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Origins and Rise of the Nazi Movement in Munich

1918 | 1933

The first section of the permanent exhibition at the Munich Documentation Centre for the History of National Socialism addresses the origins of National Socialism and traces the evolution of the Nazi movement from its beginnings as a marginal phenomenon to a leading party of the masses. The special social and political conditions that made the rise of the NSDAP in Munich possible form a particular focus.

Starting at the end of the First World War, the exhibition portrays the period of the revolutionary “Räterepublik” and the subsequent counterrevolution in Munich and Bavaria. It describes the beginnings of Hitler’s political career and the founding of the NSDAP and its right-wing extremist ideology, casting a spotlight on both the nationalist (völkisch) anti-Semitic milieu and the city’s liberal and democratic forces, which stood in opposition to one another during the 1920s.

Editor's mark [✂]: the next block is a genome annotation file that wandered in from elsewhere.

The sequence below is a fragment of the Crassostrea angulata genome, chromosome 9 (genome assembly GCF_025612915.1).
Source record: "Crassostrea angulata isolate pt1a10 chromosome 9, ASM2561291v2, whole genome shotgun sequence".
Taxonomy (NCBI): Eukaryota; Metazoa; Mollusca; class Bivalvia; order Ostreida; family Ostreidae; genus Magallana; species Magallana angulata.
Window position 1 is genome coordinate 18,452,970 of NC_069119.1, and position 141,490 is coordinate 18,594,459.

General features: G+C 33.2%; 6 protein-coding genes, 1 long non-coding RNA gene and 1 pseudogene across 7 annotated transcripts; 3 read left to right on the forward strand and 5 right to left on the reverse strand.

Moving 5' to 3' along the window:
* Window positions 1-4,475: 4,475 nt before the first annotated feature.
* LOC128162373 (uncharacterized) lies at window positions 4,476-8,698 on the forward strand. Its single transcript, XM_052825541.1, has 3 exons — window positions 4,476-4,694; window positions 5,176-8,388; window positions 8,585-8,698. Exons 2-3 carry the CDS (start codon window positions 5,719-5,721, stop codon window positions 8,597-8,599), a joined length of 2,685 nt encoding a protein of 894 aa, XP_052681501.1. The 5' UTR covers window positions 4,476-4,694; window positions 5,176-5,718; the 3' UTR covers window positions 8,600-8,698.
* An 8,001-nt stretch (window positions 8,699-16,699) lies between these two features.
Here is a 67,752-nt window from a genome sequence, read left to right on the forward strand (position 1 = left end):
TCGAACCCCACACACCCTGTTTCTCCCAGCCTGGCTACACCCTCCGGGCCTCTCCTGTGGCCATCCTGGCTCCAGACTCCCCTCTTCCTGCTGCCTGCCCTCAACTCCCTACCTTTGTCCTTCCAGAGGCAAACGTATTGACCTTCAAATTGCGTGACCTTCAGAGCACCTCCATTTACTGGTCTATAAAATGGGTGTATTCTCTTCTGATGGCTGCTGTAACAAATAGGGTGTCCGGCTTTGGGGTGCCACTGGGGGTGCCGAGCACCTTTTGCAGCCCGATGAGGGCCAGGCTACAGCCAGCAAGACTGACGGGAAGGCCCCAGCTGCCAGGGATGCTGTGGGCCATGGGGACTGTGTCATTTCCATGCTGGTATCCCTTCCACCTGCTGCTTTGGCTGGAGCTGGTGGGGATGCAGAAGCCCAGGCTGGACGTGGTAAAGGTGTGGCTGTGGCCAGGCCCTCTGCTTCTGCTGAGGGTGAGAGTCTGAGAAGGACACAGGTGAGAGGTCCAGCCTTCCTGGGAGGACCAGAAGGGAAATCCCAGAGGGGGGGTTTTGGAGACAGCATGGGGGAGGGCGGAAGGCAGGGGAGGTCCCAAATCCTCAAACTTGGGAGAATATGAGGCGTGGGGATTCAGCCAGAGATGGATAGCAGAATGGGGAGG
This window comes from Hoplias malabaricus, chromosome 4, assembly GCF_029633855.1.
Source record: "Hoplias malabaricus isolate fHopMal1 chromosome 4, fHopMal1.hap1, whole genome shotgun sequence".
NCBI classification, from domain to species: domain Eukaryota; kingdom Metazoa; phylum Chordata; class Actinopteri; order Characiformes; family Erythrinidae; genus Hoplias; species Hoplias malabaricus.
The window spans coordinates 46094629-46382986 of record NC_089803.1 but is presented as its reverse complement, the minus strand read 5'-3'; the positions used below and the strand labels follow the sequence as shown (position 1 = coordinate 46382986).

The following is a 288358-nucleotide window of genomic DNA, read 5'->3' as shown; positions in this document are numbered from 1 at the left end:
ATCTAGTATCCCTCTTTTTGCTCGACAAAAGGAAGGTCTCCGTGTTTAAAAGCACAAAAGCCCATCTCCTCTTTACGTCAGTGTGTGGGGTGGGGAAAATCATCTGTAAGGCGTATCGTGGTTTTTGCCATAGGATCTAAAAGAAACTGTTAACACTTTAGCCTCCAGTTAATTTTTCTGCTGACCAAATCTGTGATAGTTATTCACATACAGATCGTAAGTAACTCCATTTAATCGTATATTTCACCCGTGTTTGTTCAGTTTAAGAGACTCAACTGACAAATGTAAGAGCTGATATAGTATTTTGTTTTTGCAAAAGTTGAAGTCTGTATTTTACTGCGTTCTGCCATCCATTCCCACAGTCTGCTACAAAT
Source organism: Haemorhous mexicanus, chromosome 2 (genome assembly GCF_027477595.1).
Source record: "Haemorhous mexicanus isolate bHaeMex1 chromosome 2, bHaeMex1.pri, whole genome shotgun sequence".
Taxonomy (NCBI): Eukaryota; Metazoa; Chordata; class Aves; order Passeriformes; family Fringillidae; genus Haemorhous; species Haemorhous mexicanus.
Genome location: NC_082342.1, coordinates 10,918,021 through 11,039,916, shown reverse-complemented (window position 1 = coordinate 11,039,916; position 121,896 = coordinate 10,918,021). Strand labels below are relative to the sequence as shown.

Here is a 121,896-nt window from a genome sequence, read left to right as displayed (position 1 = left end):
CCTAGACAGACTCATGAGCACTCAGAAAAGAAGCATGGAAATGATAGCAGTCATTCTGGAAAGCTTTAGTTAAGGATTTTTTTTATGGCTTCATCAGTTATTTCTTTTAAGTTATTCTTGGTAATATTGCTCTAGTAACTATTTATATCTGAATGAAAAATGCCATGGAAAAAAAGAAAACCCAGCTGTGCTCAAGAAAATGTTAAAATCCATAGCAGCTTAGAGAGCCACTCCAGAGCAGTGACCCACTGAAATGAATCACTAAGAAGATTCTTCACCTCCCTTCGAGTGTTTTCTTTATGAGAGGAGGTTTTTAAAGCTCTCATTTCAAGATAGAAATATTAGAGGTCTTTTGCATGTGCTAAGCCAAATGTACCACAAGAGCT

A further focus of this section is Hitler’s failed putsch on 9 November 1923, a key event in Munich’s later role as the “Capital of the Movement”. The chapter “Munich as 'Capital of the Movement'” which among other things describes the development of the former party quarter on Königsplatz, leads into the second section “Dictatorship and Society in National Socialism 1933-1939”.

See also